preached to them? They have not only turned their back on the truth of God
in creation but they have also rejected the person and work of the Son of
God as proclaimed in the gospel. Both those who have heard the message of
the Gospel and those who have not heard are guilty. Those who have heard
are guilty because they have rejected the message they heard and those who
have never heard are guilty because they have rejected the knowledge of
God as revealed to them in creation.
The first inhabitants of hell are those who have rejected God. These are
people who have chosen to turn their backs on God and His Word to live
their own way. They want nothing of God or His plan of salvation. They do
not want to be governed by God. They are proud people who have chosen
to ignore the call of God.
Those who Refuse To Be Changed By the Gospel
Listen to what the writer of Hebrews tells us in Hebrews 10:26-27:
(26) For if we go on sinning deliberately after receiving the
knowledge of the truth, there no longer remains a sacrifice for sins,
(27) but a fearful expectation of judgment and a fury of fire that will
consume the adversaries. (Hebrews 10)
Those who deliberately continue to sin after receiving the knowledge of the
truth will be judged by the fury of God's fire. This refers to those who have
heard the truth of the gospel and have chosen instead to remain in their sin.
They may have even understood the truth of the gospel, but they did not
allow that truth to change their hearts or their actions. They have refused to
surrender to Christ despite their knowledge of His way.
The apostle John speaks of this when he says in Revelation 21:8:
(8) But as for the cowardly, the faithless, the detestable, as for
murderers, the sexually immoral, sorcerers, idolaters, and all liars,
their portion will be in the lake that burns with fire and sulfur, which
is the second death. (Revelation 21)
The list John gives in Revelation 21:8 is a list of those who have never
allowed the message of the gospel of forgiveness through Jesus Christ to
change their lives. They have refused the gospel, and have deliberately
chosen to continue in their sinful ways. These inhabitants of hell are proud
and evil. They have refused to change or leave their evil ways. Instead, they
are governed by their lusts and evil desires.
The Unfruitful
John the Baptist used an illustration to present the ministry of the Lord
Jesus to those who had come to be baptized. Listen to what he tells those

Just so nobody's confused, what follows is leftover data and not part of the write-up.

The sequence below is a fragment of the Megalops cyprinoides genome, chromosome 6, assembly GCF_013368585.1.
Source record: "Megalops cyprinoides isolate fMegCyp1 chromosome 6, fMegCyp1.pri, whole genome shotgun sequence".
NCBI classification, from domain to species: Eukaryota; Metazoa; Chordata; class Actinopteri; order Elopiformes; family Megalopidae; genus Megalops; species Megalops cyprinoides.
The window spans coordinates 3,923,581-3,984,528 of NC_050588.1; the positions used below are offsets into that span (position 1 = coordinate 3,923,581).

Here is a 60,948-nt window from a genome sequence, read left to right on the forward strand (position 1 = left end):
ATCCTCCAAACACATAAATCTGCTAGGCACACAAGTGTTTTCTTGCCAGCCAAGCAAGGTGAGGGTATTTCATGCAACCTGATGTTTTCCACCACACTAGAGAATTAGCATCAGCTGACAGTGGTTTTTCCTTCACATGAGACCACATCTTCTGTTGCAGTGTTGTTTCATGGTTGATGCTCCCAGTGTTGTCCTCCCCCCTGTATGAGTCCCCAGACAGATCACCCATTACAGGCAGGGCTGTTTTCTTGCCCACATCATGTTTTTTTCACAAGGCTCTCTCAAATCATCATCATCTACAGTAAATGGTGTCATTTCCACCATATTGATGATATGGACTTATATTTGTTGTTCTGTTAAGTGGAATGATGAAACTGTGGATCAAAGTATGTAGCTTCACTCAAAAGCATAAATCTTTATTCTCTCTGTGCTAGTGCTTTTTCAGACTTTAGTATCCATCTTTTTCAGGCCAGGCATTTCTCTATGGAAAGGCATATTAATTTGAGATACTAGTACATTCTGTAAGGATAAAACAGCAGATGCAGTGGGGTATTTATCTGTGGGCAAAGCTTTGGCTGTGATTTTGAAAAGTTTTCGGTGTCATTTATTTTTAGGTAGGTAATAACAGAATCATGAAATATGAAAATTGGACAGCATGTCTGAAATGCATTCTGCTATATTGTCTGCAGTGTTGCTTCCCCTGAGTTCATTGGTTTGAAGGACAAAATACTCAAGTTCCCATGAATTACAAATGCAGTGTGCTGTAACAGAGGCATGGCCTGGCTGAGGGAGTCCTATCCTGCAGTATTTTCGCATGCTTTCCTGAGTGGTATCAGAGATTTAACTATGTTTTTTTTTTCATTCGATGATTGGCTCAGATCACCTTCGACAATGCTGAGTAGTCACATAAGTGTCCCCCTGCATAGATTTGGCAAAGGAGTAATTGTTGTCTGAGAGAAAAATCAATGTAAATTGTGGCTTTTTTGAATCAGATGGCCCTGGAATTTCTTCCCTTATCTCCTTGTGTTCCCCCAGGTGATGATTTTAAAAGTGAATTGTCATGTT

listening to him in Matthew 3:12:
(12) His winnowing fork is in his hand, and he will clear his
threshing floor and gather his wheat into the barn, but the chaff he
will burn with unquenchable fire. (Matthew 3)
John compares these people to chaff. The chaff was what was left over after
the grain was separated. This chaff was useless for anything. While the
wheat was stored in the barn, the chaff was burned with unquenchable fire.
The chaff speaks of those whose lives have been unfruitful and
unproductive for the Lord. These individuals, says John, will be cast into
the unquenchable fire.
Jesus would say the same thing in Matthew 7:19:
(19) Every tree that does not bear good fruit is cut down and thrown
into the fire. (Matthew 7)
He repeats this in Matthew 13:40 where it says:
(40) Just as the weeds are gathered and burned with fire, so will it
be at the end of the age. (Matthew 13)
Jesus speaks about weeds and fruitless trees. There is a growth of a sort in
fruitless trees and weeds, but not the kind of growth that the Lord Jesus is
seeking. The fruit Jesus seeks is a work of His Spirit in our lives. The only
way this kind of fruit can be produced in the life of an individual is through
a close connection with the Lord Jesus.
(6) If anyone does not abide in me he is thrown away like a branch
and withers; and the branches are gathered, thrown into the fire,
and burned. (John 15)
There is a difference between human religious effort and spiritual fruit.
Human beings can discipline themselves to be religious, but only those who
abide in Christ can produce the fruit Jesus speaks about here. The unfaithful
Jesus speaks about here fall into two groups. First, there are those who have
no desire to follow him and live sinful lives governed by their own lusts and
desires. Second, there are those who may attempt to do good things, but
have no connection with the Lord Jesus, nor are they dependent on His
Spirit to lead and empower.
Hell will be populated with people who have chosen to do things their own
way; people who have never submitted to the Lordship of Christ or
surrendered to the work of His Spirit in their lives.